Just like the benefits of the digital currency are many, so are the fields where it can be used.
- Expansion of ecommerce. The experts agreed on
the importance of Bitcoin in e-commerce transactions. El Achkar
stressed that “85% of transactions opt for cash-on-delivery, which
constitutes a big problem for merchants as well as consumers.
Bitcoin can be a solution.” Jeryes also emphasized that “Bitcoin
might be a game changer,” and that it could be the perfect solution
for cash-on-delivery problems. As for Vignesh Raja, he added that
the virtual currency adopted as a payment method might bring a lot
of benefits for merchants, such as very low exchange fees and lack
of resulting burdens. He added that iGot offers the possibility of
directly converting Bitcoin into cash, so that merchants would not
have to worry about price fluctuations.”
- A solution for banks. Given that a large
proportion of people in the Arab region don’t have a bank account,
Bitcoin offers an opportunity to “access safe financial services
with connected devices,” said Jeryes. El Achkar believed that,
“even if you have the best credit card system in the Middle East,
80% of people would still not use it.” We also must not forget that
around 90% of people have smartphones, which makes Bitcoin a strong
global digital method of payment that is capable of changing our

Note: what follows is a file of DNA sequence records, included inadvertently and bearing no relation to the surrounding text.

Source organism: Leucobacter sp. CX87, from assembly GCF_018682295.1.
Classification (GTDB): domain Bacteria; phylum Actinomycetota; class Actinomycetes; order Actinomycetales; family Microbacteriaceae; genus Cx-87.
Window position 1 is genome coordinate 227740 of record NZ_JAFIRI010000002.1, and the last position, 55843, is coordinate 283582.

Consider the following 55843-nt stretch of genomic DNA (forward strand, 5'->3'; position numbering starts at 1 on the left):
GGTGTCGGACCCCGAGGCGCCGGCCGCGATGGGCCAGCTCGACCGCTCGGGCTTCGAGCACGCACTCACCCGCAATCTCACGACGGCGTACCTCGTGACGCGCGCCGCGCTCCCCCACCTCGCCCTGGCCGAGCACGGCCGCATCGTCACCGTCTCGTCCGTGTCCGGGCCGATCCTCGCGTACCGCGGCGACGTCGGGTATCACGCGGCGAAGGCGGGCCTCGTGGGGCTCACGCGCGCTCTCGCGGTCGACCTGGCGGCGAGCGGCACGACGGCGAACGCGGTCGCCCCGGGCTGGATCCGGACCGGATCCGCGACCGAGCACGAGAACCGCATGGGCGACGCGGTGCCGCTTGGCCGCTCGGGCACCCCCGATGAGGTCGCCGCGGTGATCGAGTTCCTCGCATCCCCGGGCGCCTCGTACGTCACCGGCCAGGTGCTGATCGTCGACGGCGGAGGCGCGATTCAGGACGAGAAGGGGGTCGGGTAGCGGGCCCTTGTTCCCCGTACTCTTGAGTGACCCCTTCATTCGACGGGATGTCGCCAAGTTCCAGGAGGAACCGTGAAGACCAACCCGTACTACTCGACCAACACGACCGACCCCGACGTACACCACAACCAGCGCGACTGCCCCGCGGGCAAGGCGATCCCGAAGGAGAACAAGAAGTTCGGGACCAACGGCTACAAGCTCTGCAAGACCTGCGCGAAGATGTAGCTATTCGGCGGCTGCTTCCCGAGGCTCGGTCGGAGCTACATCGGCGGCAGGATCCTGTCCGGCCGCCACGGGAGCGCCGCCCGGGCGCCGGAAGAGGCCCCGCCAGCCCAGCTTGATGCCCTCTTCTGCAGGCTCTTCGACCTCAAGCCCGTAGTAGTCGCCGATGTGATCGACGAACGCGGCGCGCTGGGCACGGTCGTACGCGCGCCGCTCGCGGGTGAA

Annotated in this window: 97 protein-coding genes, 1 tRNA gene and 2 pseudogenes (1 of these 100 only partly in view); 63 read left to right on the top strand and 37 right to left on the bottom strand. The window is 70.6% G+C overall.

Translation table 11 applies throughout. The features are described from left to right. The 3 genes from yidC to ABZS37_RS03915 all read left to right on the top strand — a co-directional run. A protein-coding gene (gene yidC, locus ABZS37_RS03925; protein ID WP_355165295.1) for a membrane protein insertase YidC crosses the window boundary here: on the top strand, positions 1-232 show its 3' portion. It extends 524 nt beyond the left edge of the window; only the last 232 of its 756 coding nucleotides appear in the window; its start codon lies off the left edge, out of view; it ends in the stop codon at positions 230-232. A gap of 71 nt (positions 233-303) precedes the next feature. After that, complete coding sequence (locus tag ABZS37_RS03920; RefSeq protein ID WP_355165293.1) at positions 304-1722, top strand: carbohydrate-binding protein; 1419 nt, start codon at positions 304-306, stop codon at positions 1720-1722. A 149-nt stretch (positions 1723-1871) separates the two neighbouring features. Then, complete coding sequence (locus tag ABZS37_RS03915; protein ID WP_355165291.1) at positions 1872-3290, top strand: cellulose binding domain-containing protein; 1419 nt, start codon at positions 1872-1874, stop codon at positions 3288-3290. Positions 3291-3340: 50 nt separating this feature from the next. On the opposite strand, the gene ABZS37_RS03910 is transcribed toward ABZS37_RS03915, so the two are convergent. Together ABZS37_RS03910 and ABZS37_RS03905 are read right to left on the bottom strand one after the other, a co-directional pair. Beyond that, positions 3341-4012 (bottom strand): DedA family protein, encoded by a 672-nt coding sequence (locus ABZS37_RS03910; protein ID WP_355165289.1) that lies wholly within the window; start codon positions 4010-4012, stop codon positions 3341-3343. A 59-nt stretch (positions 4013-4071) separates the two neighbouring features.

- Financial transfers. This might be the best area in which to use Bitcoin, according to El Achkar, Jeryes, and Raja, especially since the Middle East is the largest incoming and outgoing financial transfers market. “Lebanon is a country where families have many members living abroad who send them money, not to forget Asian workers living in the Middle East and sending money to their families back home.” Hence, “Bitcoin offers a way to transfer money in a quick and cheap manner, making it the focus of attention of low and medium income workers in general.”
What about the future?
All three entrepreneurs shared expectations that Bitcoin will become a widespread currency. El Achkar and Raja gave us m-pesa in Kenya as an example, where it proved that it is possible for a poor country to completely move to a digital payment system, which they think is also possible in the Middle East and the rest of the world. In his turn, El Achkar says he expects Bitcoin to become used on a daily basis within one to two years.
For his part, Raja believes that Bitcoin is a relatively new technology on the global level in general and not just in the Middle East. Consequently, it is only logical for people not to know a lot about it. However, given the great impact Bitcoin has had on emerging markets in the last few years, the Middle East will no doubt hop on the bandwagon soon enough.